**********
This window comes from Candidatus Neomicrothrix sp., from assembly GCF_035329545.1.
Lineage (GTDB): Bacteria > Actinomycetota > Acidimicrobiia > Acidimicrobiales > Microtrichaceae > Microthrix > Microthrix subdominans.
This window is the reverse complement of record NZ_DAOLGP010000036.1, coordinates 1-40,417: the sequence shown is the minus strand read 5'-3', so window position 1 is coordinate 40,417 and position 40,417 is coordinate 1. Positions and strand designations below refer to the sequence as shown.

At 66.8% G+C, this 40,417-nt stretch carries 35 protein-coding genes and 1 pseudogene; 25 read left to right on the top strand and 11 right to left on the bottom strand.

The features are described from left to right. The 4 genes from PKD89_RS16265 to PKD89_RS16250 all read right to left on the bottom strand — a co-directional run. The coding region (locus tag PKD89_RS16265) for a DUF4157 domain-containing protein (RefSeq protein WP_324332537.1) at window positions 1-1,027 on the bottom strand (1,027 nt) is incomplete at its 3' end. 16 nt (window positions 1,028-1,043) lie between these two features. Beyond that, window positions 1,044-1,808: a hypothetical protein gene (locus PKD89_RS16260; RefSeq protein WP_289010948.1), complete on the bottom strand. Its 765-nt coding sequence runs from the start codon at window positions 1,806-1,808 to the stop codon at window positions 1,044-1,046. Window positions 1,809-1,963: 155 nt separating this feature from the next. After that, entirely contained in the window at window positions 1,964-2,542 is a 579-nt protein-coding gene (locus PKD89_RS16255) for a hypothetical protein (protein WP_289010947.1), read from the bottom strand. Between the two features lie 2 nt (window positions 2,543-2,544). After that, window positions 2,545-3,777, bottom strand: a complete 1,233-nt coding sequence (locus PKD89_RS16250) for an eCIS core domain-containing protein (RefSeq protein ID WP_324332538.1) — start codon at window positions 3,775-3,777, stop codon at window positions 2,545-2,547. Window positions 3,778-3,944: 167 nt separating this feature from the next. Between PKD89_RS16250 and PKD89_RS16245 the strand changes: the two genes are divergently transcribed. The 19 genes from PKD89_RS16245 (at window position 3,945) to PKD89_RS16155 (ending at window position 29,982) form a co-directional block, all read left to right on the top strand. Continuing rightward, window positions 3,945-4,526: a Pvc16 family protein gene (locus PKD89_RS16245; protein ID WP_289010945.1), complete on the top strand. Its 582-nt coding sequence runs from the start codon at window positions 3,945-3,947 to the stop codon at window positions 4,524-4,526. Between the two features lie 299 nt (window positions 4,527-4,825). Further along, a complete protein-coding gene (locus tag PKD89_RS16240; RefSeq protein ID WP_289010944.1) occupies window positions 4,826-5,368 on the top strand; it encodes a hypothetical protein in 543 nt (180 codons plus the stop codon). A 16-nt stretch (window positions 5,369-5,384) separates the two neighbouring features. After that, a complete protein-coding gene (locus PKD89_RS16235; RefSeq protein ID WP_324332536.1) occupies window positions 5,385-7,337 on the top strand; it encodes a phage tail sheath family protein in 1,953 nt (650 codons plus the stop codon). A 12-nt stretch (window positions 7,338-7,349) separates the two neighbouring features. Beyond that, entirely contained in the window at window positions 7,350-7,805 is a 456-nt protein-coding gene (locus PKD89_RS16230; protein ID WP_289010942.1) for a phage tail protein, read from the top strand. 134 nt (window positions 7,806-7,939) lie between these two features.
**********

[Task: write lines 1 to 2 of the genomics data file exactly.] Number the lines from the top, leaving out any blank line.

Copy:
This window comes from Candidatus Neomicrothrix sp., from assembly GCF_035329545.1.
Lineage (GTDB): Bacteria > Actinomycetota > Acidimicrobiia > Acidimicrobiales > Microtrichaceae > Microthrix > Microthrix subdominans.